Day 4 in the Advent of Cyber 2023. A security breach have sent ripples through the entire organization. A insider named McGreedy, known for his dealings in the dark web, had sold the company's credentials. The sale paved the way for a random hacker from the dark web to exploit the company's employee-portal. The logs suggested that this was no ordinary brute-force attack, but an attack where the attacker knew information beforehand.
WARNING: Spoilers and challenge-answers are provided in the following writeup.
Official walk-through video is as well available at Youtube - Tib3rius.
Day 4 - Baby, It's CeWLd outside
In today's challenge we're going to built upon the brute-forcing work we did yesterday in the hydra-task. Performing brute-force attacks with huge dictionaries or wordlists can take a very long time, and often be throttled a lot by the system unless you're able to perform it offline.
By tailoring the lists towards the customer, their employees, and the mannerisms of them, we can greatly reduce the attempts we might need to break in.
In the challenge we're provided with the portal-login page that we need to access.
To gain information about the company, its employees and the mannerisms, we can take a look on the company-webpage.
While we can scrape through the pages and manually generate a list of possible password and usernames, it would take too long. This can be somewhat automated by using a "webspider" that crunches through the pages and outputs wordlists with anything that might be of interest for us. We're going to use a tool called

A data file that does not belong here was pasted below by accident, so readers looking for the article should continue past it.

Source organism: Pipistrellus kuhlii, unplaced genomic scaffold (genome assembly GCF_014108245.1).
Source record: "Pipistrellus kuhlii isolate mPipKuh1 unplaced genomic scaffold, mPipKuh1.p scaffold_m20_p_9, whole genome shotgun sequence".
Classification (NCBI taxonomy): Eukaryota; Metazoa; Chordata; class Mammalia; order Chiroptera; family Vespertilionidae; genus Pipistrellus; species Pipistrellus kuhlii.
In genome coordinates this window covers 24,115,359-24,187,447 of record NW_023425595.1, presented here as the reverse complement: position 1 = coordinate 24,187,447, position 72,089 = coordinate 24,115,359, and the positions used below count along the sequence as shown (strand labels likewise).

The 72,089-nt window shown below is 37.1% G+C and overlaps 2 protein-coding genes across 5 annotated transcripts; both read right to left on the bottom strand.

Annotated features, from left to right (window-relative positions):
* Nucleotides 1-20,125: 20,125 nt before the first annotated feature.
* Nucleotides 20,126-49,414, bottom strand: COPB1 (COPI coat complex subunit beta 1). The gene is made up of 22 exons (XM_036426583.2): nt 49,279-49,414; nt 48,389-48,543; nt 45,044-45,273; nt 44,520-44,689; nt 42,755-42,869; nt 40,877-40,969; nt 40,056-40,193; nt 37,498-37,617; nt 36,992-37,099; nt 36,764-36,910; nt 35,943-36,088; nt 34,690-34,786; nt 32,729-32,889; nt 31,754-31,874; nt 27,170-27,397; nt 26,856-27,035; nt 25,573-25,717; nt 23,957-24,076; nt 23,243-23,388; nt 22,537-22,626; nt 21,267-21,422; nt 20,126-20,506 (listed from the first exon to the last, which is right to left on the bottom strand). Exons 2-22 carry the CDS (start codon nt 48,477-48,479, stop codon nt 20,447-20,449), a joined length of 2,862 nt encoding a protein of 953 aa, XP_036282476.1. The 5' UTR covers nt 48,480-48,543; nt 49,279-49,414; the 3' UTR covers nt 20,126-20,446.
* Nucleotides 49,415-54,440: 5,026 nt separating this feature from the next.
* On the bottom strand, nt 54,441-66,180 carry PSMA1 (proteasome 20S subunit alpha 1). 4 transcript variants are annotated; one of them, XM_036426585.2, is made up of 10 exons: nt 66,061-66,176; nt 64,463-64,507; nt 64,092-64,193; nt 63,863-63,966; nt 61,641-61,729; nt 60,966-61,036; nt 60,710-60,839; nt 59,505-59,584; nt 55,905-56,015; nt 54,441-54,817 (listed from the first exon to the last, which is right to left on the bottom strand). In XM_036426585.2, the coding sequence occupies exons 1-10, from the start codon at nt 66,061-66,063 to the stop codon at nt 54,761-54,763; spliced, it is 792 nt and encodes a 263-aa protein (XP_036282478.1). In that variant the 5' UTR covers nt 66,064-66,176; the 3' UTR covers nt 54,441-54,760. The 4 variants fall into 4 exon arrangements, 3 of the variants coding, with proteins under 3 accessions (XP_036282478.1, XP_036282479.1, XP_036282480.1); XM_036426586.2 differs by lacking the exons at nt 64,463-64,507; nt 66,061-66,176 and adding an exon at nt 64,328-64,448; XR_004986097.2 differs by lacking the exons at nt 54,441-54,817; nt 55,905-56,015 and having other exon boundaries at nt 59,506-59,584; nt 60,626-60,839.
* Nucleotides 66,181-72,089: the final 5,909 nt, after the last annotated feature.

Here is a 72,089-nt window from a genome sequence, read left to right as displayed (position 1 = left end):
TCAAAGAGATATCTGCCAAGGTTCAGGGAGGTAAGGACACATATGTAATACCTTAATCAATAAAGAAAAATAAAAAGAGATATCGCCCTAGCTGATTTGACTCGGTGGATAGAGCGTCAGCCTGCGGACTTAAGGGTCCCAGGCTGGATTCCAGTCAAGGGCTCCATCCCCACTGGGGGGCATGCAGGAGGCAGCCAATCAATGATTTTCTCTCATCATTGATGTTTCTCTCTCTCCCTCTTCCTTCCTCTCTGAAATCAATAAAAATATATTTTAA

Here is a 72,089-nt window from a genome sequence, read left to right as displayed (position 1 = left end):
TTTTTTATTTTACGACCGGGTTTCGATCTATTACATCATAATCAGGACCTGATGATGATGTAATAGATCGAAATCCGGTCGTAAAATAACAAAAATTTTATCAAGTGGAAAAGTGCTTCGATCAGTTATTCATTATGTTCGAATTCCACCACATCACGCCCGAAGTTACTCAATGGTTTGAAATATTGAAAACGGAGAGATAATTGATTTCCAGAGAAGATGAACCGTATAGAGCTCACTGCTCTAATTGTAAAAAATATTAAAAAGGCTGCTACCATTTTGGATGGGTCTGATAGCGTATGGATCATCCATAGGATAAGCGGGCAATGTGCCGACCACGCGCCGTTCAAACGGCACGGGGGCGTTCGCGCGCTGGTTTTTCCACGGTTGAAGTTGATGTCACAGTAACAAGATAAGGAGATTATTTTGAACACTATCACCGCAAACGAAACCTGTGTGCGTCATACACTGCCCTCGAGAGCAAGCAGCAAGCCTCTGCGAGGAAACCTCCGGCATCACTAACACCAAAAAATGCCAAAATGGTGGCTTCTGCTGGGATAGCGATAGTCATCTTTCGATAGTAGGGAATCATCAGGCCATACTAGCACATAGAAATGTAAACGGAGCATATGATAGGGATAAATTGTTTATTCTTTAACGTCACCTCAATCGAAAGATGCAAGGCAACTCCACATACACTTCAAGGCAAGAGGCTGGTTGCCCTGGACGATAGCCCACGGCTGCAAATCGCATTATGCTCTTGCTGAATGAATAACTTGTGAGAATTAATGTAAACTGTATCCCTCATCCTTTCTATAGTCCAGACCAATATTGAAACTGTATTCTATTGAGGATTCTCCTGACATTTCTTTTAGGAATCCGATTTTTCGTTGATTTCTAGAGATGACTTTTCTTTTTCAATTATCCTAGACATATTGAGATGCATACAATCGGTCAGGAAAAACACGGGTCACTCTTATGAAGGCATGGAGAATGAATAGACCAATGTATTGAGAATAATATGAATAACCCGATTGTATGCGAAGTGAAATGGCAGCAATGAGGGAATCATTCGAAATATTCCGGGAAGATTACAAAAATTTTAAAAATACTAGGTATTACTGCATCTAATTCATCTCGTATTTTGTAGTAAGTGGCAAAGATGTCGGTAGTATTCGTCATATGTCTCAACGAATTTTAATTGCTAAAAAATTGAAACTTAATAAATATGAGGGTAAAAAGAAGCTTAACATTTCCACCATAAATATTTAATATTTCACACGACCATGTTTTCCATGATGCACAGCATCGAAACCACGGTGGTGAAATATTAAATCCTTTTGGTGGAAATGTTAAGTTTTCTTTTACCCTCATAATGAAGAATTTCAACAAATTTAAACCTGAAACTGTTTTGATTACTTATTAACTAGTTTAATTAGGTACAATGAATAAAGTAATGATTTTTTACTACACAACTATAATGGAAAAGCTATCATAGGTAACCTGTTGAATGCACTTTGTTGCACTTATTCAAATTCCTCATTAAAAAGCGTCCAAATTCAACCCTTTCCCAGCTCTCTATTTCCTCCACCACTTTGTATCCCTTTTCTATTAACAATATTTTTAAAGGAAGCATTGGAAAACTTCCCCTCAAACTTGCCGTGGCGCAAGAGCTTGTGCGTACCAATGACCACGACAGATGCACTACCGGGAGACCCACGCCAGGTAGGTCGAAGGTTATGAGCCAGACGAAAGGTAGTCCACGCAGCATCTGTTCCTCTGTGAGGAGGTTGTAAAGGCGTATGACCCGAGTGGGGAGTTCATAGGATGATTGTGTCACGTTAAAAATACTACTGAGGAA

cewl for this work, CeWL is abailable on GitHub.
In the below image we see two
cewl commands extracting and generating two wordlists from the company webpage. First comamnd, we use the
-d 2 to define the level of following deep-links, then
-m 5 to require a minimum of 5 characters for the passwords and finally the webpage to spider in and allow numbers. In the
wc -l command we see that 253 possible passwords has been generated in the output wordlist.
In the second command we specify the
/team.php webpage which is an "About Us" showing the team of the company - and most likely words within that could correlate with usernames.
With two wordlists, one for passwords and one for usernames, we are now ready to automatically test the combinations to see if we have a match. This fuzzing-technique can be performed with various tools, Burpsuite,
ffuf, Hydra or similar tools. In this challenge we're going to use the tool
wfuzz. See the documentation to dig further into the various parameters and settings.
wfuzz -c -z file,usernames.txt -z file,passwords.txt --hs "Please enter the correct credentials" -u http://10.10.98.6/login.php -d "username=FUZZ&password=FUZ2Z"
And with that, we seem to have gained a set of credentials for the user
isaias. When using these credentials to access the employee portal, a webmail interface is presented to us. A message from "firstname.lastname@example.org" seems to have sent a mail with the subject "Confidential Message" - let's have a look into it. And low and behold, the flag is revealed 🙂